Jackass Forever Review: Extreme Crotch Pain Meets Surprising Nostalgia

If you love Jackass, you'll love Jackass Forever.

Johnny Knoxville gets rocked by a bull in Jackass Forever
(Image: © Paramount Pictures)

The Jackass movies are unique cinematic endeavors. Structurally speaking, their closest cousins are anthology films, but there isn’t any attempt at “narrative” to be found. They have the vérité of documentaries, but nothing that can be specifically defined as a “subject.” They are blunt force comedy molded with the freedom that comes with disregarding any bounds of “story.” Each entry in the series is an assemblage of relatively diffuse creative ideas executed in the name of entertainment at the purposeful physical and mental expense of the performers.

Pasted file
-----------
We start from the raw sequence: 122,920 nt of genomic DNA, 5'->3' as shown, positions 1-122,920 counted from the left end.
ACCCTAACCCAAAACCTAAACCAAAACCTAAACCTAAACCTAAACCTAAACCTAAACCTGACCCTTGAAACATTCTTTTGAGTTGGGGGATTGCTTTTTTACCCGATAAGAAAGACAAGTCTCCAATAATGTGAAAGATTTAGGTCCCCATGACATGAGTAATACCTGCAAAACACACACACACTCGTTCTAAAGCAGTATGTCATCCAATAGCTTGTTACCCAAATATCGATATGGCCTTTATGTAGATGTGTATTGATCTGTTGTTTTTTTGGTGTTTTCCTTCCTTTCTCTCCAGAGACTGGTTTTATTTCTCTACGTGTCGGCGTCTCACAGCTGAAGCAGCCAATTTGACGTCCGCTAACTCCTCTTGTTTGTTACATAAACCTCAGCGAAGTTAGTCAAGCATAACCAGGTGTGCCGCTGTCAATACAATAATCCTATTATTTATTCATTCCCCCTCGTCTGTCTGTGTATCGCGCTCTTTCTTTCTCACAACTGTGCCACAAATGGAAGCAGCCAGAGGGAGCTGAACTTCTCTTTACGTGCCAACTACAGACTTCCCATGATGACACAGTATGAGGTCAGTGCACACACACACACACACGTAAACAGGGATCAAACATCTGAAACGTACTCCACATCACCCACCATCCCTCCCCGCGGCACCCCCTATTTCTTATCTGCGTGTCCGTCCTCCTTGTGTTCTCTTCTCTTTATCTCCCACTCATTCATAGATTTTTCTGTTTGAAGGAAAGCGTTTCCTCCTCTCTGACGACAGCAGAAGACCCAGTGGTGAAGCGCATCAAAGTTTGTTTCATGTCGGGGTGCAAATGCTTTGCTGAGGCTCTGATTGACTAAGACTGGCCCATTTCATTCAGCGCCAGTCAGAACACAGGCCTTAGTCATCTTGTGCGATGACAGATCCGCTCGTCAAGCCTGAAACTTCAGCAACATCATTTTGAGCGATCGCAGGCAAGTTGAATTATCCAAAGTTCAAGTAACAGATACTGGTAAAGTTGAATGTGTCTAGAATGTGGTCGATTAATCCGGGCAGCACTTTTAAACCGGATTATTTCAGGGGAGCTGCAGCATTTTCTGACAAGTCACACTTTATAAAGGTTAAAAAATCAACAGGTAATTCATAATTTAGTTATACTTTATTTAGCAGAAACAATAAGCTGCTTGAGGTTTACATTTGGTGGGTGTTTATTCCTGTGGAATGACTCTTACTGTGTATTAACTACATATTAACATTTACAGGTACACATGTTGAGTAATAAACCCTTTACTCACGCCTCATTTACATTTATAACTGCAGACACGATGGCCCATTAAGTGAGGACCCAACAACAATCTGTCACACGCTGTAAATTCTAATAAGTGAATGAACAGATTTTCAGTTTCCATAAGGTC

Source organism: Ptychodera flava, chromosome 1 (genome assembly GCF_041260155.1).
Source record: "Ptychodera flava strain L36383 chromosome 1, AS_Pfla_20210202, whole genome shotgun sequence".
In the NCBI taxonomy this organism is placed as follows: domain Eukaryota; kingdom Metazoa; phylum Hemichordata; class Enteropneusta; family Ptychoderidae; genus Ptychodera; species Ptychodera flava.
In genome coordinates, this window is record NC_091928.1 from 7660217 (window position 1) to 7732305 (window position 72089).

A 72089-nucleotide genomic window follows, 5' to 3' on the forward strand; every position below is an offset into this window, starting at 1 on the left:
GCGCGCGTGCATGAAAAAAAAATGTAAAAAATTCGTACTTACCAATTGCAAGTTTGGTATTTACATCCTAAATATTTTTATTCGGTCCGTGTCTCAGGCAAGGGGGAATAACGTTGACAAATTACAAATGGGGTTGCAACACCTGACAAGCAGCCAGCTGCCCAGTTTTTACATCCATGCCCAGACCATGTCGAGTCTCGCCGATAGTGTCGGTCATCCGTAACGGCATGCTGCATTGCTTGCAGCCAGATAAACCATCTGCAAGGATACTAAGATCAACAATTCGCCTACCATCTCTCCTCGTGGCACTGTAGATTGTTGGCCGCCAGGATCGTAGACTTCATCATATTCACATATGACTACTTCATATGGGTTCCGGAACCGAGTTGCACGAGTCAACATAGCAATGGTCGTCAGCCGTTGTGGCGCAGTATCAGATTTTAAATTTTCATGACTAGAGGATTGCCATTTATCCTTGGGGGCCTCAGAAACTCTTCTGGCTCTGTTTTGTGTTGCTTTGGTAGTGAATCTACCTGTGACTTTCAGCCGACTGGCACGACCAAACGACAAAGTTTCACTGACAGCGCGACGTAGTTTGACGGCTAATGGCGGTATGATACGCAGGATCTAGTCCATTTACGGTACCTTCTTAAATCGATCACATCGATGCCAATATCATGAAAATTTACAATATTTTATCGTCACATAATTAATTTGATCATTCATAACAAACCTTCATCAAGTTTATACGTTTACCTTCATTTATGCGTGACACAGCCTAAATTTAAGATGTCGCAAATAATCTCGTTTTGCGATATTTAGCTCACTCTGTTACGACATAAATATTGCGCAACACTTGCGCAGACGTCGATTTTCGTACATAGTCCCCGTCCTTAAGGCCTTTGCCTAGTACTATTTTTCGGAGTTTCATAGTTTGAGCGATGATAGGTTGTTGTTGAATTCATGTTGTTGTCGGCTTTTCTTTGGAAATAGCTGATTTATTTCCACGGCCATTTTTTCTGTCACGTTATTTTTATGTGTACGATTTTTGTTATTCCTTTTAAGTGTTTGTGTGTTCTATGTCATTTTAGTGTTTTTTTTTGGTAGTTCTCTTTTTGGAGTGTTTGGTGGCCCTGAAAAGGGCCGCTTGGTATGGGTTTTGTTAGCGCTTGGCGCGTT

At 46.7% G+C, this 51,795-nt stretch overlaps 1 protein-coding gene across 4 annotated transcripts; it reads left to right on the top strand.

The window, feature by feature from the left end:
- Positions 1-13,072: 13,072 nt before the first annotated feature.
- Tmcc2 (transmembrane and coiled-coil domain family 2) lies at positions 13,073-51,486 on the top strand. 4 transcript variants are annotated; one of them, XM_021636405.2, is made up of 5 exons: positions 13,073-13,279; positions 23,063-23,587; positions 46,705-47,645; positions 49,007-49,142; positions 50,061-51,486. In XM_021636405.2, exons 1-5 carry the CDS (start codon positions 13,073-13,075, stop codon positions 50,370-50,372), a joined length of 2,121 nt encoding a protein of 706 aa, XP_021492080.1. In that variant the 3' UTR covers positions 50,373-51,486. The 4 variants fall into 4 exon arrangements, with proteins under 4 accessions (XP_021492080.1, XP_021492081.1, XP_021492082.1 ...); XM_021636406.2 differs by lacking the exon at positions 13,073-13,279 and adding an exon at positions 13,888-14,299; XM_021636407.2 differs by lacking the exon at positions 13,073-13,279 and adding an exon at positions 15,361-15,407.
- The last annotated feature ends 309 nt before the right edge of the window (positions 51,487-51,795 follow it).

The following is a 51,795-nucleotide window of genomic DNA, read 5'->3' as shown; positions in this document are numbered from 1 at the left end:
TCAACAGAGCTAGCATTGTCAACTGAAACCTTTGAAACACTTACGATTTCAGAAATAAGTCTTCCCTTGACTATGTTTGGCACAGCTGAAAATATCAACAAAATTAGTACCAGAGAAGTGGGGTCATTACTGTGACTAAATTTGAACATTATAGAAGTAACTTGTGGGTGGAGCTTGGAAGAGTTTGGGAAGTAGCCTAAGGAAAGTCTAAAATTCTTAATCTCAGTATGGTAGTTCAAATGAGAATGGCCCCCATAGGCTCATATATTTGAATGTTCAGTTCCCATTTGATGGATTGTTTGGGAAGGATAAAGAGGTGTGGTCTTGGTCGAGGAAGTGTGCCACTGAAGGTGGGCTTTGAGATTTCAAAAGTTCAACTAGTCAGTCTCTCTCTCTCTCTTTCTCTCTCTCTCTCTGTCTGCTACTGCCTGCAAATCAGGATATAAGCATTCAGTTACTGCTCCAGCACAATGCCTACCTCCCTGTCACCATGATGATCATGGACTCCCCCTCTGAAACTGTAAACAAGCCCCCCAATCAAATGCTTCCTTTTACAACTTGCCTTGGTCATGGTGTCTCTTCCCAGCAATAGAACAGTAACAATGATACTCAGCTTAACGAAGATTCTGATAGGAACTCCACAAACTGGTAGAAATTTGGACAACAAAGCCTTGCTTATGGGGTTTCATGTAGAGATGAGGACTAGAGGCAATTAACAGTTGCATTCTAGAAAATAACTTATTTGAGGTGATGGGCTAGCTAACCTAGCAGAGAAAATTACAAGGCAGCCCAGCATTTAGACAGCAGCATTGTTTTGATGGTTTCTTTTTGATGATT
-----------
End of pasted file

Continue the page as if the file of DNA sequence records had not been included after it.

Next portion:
These unique qualities generally mean two things: The first is that you’re either on board with it or you’re not; the second is that the only real way to judge a Jackass movie is in comparison to the other Jackass movies.

Considering these points in regards to director Jeff Tremaine’s Jackass Forever, the first should really be obvious: if you’ve hated all of the previous Jackass movies, this latest sequel is not going to be the entry in the series that changes your mind. It is, in a sense, “more of the same,” and if that’s not you’re your cup of tea, there’s nothing wrong with that, but you need not buy a ticket.

As far as comparing it to Jackass: The Movie, Jackass Part Two, and Jackass 3D, the new film is arguably the most impressive yet. In addition to pulling off the challenge of introducing a small group of new performers who exhibit the same fantastic spirit and passion as the veterans, the sequel sees stars like Johnny Knoxville, Steve-O, Chris Pontius, Wee Man, Preston Lacy, “Danger” Ehren McGhehey, and Dave England still running at top speed. These demented troupers have been doing their thing for over 20 years now, and their spectacular commitment is not only perpetually hilarious, but honestly awe-inspiring.